The study objective is to determine the efficacy of coenzyme Q10 (CoQ) in Huntington's disease (HD). Although the genetic defect that causes HD has been identified, there is no known effective treatment or cure. Rational therapeutic strategies in HD include those that are targeted to improving cellular energy production and reducing oxidative stress. Coenyzme Q10, a co-factor involved in mitochondrial electron transfer and an anti-oxidant, is a compound with these properties. Coenzyme Q10 slows progression and prolongs survival in a dose-dependent manner in a transgenic mouse model of HD. In a study in people with HD, CoQ at a dosage of 600 mg per day for 2 1/2 years appeared to slow the functional decline by approximately 13% compared to placebo. Pre-clinical and clinical studies with CoQ suggest that higher dosages are more beneficial. Toxicology studies were performed in dogs that supported proceeding with 2400 mg/day in people. The study hypothesis is that chronic treatment of HD patients with CoQ will slow the progressive functional decline of HD.
The specific aim i s to test this hypothesis by conducting a multi-center randomized, double-blind placebo-controlled, parallel group, study of CoQ involving 608 ambulatory HD subjects who are each treated for 60 months. Currently, 549 participants (90%) are enrolled and it is planned that enrollment will be completed by July 2012. The Data and Safety and Monitoring Committee reviewed the first futility analysis in August 2011 and recommended continuation of the study. Eligible subjects are randomized to CoQ 2400 mg/ day or a matching placebo. The primary outcome measure is the clinical progression of HD as measured by the change in total functional capacity (TFC) between baseline and 60 months. Secondary measures include changes in the other clinical rating scales of the Unified Huntington Disease Rating Scale, time to decline in TFC by 2 and 3 points, ability to complete the study at the assigned dosages and the frequencies of clinical and laboratory adverse events.

Public Health Relevance

Despite advances in understanding the cause of Huntington's disease (HD), there is no known effective treatment or cure. Coenyzme Q10 has demonstrated efficacy in an animal model of HD and was previously shown to possibly slow disease progression in people. Any compound that slows disease course will have immediate clinical importance, and a positive outcome of this study will enhance our understanding of the underlying biology of HD.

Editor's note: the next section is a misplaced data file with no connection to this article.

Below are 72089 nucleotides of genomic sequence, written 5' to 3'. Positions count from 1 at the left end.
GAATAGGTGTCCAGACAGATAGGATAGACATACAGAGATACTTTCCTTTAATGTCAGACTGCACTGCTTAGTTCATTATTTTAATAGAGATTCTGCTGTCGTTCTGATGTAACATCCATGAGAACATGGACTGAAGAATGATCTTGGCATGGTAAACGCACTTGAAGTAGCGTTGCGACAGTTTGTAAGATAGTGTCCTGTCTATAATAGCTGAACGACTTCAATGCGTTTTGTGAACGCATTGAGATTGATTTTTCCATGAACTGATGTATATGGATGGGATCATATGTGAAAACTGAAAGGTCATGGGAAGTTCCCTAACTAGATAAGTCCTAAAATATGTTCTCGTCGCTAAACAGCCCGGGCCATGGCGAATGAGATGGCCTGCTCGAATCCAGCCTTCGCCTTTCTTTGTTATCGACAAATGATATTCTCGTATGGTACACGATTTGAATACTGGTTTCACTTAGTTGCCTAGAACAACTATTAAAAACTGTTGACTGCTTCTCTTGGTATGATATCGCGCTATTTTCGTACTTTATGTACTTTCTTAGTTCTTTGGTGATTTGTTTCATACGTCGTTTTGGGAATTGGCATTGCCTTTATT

Agency
National Institute of Health (NIH)
Institute
National Institute of Neurological Disorders and Stroke (NINDS)
Type
Research Project (R01)
Project #
5R01NS052619-07
Application #
8554378
Study Section
National Institute of Neurological Disorders and Stroke Initial Review Group (NSD)
Program Officer
Sutherland, Margaret L
Project Start
2005-09-30
Project End
2017-07-31
Budget Start
2013-08-01
Budget End
2014-07-31
Support Year
7
Fiscal Year
2013
Total Cost
$2,300,345
Indirect Cost
$801,749
Name
University of Rochester
Department
Biostatistics & Other Math Sci
Type
Schools of Dentistry
DUNS #
041294109
City
Rochester
State
NY
Country
United States
Zip Code
14627
Iverson, D J; Gronseth, G S; Reger, M A et al. (2010) Practice parameter update: evaluation and management of driving risk in dementia: report of the Quality Standards Subcommittee of the American Academy of Neurology. Neurology 74:1316-24
Montes, J; McDermott, M P; Martens, W B et al. (2010) Six-Minute Walk Test demonstrates motor fatigue in spinal muscular atrophy. Neurology 74:833-8
Logigian, E L; Martens, W B; Moxley 4th, R T et al. (2010) Mexiletine is an effective antimyotonia treatment in myotonic dystrophy type 1. Neurology 74:1441-8
Uc, E Y; McDermott, M P; Marder, K S et al. (2009) Incidence of and risk factors for cognitive impairment in an early Parkinson disease clinical trial cohort. Neurology 73:1469-77